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Unblocking Your Muze

RESOURCES-TIPS, Writer's Block-Tools

250 Words at a Time

by Mia Zachary

There you are. It’s your favorite time of day; you’re in your preferred spot on your preferred chair in front of your laptop. After flexing a few times, your fingers descend to the keyboard. You take a deep, cleansing breath and- Just check email right quick, maybe post “Don’t bother me, I’m writing” on Facebook, then click on this one article link…

Bet you wish you had a Muze.

Now, you’ve moved to a different spot, with a different chair but now you have your preferred word processing program open and a stack of printed pages beside you. You take a deep, frustrated breath and- Barely resist the urge to burst into tears or smack your forehead onto the keyboard in case that will help…

Looks like your Muze is out to lunch.

So, here you are yet again. The cushion of your preferred chair is permanently shaped like your butt. You don’t favor any spot right now except your bed with the snuggle blanket. But there’s no time to sleep because you got a five page revision letter. You take a deep, panicked breath and- Continue to stare at the jumbled words on the screen…

Where the hell is your Muze?

Does any of that seem familiar? Yeah. It happens to me at some point in every single novel! But let me tell you something about those fickle and elusive bright ideas.

The Muses were Greek goddesses and patrons of the arts and sciences. They inspired all creative artists, especially poets and philosophers— Calliope’s symbol was the writing tablet. Those fortunate to be inspired by the Muses were held in the highest esteem. No wonder so many writers anxiously wait for brilliance to strike so they can collect awards, starred reviews and big fat checks.

Unfortunately, the Muses were mythical beings. Only perspiration begets inspiration and, as a published author with deadlines, you can’t wait around. Writer’s Block is a recurring mental disorder caused by your Muse taking off for an extended vacation on a tropical beach, leaving you in a state whereby the damned words just won’t come.

My name is Mia Zachary and what I’m sharing with you has been learned from frequent and painful experience, from the hundreds— yes, hundreds— of times I’ve hit an obstacle and had to work around it, jump over it, bust through it, avoid it or accept it with ill grace. In other words, I know of what I speak.

I BELIEVE that writer’s block can happen anytime in your career – be it your first novel or your 50th; that I’ve experienced writer’s block as many as 10-20 times per book; that having writer’s block totally stinks on ice, that getting around/over/through writer’s block should be fun.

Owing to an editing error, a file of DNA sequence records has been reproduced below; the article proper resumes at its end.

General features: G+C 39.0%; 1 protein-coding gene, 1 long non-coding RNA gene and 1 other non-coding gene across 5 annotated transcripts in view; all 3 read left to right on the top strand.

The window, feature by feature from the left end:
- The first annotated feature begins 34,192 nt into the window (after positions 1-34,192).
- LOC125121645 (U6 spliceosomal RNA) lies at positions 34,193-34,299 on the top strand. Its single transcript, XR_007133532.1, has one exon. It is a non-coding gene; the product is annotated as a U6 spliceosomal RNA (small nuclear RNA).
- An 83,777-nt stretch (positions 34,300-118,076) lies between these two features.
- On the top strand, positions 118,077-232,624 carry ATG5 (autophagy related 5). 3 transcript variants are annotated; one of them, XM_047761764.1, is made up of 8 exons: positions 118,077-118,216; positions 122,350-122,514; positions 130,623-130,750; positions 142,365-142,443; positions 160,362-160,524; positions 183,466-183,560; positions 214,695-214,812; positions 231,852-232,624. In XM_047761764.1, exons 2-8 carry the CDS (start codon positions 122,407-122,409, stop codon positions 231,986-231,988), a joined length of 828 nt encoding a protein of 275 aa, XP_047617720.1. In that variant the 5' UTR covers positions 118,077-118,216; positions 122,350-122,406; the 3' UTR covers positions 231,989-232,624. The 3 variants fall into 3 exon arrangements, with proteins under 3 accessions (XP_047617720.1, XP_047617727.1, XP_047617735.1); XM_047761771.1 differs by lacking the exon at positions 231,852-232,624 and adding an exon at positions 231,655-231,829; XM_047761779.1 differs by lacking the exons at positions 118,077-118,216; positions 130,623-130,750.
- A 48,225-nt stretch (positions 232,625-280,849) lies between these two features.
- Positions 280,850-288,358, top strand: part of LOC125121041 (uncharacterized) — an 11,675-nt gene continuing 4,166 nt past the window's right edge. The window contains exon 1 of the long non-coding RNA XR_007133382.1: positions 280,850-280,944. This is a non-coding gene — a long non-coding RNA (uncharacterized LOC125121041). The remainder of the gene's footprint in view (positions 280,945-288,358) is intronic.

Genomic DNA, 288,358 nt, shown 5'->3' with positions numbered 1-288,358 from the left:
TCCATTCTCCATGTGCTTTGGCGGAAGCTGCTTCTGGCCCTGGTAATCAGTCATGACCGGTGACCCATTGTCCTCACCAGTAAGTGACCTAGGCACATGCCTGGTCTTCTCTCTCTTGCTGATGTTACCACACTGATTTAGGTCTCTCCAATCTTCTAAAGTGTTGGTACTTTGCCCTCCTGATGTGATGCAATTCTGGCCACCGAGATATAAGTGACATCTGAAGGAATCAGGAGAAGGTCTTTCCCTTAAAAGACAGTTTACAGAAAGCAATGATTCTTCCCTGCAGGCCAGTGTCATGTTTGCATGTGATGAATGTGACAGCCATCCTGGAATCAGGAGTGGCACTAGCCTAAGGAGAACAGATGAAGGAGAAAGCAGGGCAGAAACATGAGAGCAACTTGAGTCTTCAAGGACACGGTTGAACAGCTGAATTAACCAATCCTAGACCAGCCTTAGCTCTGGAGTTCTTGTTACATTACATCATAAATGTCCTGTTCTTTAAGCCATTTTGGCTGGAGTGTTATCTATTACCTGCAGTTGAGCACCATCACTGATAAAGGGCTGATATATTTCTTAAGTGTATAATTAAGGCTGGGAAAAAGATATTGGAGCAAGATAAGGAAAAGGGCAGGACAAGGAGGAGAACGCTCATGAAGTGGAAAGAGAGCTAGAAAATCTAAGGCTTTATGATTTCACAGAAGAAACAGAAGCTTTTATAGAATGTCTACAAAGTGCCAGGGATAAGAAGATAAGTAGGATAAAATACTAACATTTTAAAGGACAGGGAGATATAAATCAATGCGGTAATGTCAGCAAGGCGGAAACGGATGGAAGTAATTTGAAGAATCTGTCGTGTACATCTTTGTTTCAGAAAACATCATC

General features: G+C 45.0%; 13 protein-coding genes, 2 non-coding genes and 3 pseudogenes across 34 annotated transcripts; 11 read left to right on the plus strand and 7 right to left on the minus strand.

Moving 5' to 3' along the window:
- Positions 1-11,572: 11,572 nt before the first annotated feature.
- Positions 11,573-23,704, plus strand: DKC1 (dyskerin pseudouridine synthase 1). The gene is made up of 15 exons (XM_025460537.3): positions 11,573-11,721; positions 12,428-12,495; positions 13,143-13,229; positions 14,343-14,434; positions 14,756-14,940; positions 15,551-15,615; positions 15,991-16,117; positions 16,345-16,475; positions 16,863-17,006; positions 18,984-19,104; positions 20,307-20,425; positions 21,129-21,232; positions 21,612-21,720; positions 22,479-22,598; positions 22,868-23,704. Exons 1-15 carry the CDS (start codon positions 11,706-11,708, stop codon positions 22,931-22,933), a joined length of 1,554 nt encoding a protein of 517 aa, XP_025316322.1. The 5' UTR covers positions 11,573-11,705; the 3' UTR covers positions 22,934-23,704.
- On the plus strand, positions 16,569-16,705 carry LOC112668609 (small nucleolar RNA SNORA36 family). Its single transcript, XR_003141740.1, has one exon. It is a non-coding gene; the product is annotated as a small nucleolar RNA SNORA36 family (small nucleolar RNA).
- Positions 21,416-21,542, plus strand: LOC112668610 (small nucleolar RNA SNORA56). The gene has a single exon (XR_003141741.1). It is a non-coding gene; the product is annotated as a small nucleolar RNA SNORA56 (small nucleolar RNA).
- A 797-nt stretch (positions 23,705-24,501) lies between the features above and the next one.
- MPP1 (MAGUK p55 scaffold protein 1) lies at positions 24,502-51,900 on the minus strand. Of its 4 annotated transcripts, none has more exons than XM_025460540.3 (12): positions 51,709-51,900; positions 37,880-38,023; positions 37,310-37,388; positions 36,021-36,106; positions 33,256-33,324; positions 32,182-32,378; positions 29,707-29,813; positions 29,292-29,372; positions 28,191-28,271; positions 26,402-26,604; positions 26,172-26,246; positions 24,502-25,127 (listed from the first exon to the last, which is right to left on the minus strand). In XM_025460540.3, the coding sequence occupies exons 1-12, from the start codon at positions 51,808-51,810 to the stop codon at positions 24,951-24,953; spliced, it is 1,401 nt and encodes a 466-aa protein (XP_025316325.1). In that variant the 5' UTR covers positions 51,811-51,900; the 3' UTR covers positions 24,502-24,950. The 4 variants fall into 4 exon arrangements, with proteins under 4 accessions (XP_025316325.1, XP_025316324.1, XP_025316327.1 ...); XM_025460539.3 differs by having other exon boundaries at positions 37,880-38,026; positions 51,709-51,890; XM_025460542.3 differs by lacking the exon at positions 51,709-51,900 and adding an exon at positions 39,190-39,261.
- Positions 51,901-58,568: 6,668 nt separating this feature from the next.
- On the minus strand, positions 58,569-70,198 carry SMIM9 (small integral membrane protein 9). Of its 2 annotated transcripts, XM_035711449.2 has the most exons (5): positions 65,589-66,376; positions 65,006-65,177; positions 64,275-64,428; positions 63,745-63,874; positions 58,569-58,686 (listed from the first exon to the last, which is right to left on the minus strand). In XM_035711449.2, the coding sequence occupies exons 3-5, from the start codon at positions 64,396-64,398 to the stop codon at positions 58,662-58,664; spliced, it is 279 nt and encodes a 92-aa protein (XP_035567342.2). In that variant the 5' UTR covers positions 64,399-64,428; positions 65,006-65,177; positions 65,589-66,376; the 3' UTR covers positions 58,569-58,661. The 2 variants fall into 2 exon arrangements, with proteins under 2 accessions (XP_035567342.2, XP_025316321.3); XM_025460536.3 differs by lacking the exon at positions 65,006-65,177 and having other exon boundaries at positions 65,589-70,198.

“The creation of something new is not accomplished by the intellect but by the play instinct acting from inner necessity.  The creative mind plays with the objects it loves.” – Carl Jung

If you’re in it for the long haul, if writing is what you do in life or what feeds your passion, then eventually you’re going to run up against writer’s block. It can happen at any— and every— stage of your career. But is it on the page or in your head? The first step in overcoming writer’s block is to acknowledge the pink elephant on your keyboard before you can get rid of it. And in order to get rid of it, you have to figure out what put it there.

It could be a small, temporary block brought on by being tired or distracted or simply not being in the mood. It could be that you haven’t done enough research or preparation, so you’re stopped by not knowing what needs to happen next. Maybe you’re stuck, feeling like there’s no spark to your writing, in which case you may not have done extensive enough character work.

Longer and larger blocks are most often caused by non-writing related issues. It’s hard to be creative when you’re sock or bone weary from lack of sleep. Don’t dismiss a lack of time as being responsible for your block. Another very real cause could be depression, either emotional or clinical. (One of the dumbest things I ever did was try to force myself to write after losing my father and my job in the same week.)